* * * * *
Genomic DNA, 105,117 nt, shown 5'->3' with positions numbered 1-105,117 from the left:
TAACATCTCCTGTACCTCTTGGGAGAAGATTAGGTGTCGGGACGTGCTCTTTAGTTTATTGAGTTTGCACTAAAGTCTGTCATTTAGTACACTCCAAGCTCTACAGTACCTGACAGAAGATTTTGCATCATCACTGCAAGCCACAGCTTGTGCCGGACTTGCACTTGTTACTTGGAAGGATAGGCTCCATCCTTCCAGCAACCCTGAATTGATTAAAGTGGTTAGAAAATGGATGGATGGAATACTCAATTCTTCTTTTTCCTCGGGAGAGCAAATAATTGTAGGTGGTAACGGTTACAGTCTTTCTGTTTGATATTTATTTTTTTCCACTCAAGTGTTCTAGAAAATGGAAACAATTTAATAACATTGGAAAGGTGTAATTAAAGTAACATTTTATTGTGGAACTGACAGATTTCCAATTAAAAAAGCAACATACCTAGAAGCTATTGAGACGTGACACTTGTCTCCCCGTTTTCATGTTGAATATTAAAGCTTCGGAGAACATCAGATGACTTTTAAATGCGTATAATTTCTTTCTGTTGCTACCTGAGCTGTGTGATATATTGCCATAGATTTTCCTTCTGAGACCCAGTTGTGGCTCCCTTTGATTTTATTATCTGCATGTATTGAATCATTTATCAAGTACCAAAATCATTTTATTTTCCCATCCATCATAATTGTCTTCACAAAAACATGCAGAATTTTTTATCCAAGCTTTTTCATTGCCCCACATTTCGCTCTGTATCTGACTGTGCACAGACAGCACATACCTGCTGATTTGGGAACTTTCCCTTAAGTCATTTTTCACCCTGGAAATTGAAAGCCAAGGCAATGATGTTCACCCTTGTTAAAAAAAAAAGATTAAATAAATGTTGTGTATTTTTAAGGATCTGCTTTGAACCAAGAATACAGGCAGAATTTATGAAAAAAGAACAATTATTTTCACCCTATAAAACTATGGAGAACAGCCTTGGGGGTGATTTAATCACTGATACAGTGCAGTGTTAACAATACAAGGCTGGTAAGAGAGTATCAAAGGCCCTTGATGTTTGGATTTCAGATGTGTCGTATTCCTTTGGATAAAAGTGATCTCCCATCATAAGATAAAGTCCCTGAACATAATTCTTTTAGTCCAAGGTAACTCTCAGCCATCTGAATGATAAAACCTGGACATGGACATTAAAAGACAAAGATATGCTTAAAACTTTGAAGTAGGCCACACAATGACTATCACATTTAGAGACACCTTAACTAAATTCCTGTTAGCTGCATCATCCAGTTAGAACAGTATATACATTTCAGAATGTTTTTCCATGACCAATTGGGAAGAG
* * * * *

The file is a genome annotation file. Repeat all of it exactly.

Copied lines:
Genomic DNA, 105,117 nt, shown 5'->3' with positions numbered 1-105,117 from the left:
TAACATCTCCTGTACCTCTTGGGAGAAGATTAGGTGTCGGGACGTGCTCTTTAGTTTATTGAGTTTGCACTAAAGTCTGTCATTTAGTACACTCCAAGCTCTACAGTACCTGACAGAAGATTTTGCATCATCACTGCAAGCCACAGCTTGTGCCGGACTTGCACTTGTTACTTGGAAGGATAGGCTCCATCCTTCCAGCAACCCTGAATTGATTAAAGTGGTTAGAAAATGGATGGATGGAATACTCAATTCTTCTTTTTCCTCGGGAGAGCAAATAATTGTAGGTGGTAACGGTTACAGTCTTTCTGTTTGATATTTATTTTTTTCCACTCAAGTGTTCTAGAAAATGGAAACAATTTAATAACATTGGAAAGGTGTAATTAAAGTAACATTTTATTGTGGAACTGACAGATTTCCAATTAAAAAAGCAACATACCTAGAAGCTATTGAGACGTGACACTTGTCTCCCCGTTTTCATGTTGAATATTAAAGCTTCGGAGAACATCAGATGACTTTTAAATGCGTATAATTTCTTTCTGTTGCTACCTGAGCTGTGTGATATATTGCCATAGATTTTCCTTCTGAGACCCAGTTGTGGCTCCCTTTGATTTTATTATCTGCATGTATTGAATCATTTATCAAGTACCAAAATCATTTTATTTTCCCATCCATCATAATTGTCTTCACAAAAACATGCAGAATTTTTTATCCAAGCTTTTTCATTGCCCCACATTTCGCTCTGTATCTGACTGTGCACAGACAGCACATACCTGCTGATTTGGGAACTTTCCCTTAAGTCATTTTTCACCCTGGAAATTGAAAGCCAAGGCAATGATGTTCACCCTTGTTAAAAAAAAAAGATTAAATAAATGTTGTGTATTTTTAAGGATCTGCTTTGAACCAAGAATACAGGCAGAATTTATGAAAAAAGAACAATTATTTTCACCCTATAAAACTATGGAGAACAGCCTTGGGGGTGATTTAATCACTGATACAGTGCAGTGTTAACAATACAAGGCTGGTAAGAGAGTATCAAAGGCCCTTGATGTTTGGATTTCAGATGTGTCGTATTCCTTTGGATAAAAGTGATCTCCCATCATAAGATAAAGTCCCTGAACATAATTCTTTTAGTCCAAGGTAACTCTCAGCCATCTGAATGATAAAACCTGGACATGGACATTAAAAGACAAAGATATGCTTAAAACTTTGAAGTAGGCCACACAATGACTATCACATTTAGAGACACCTTAACTAAATTCCTGTTAGCTGCATCATCCAGTTAGAACAGTATATACATTTCAGAATGTTTTTCCATGACCAATTGGGAAGAG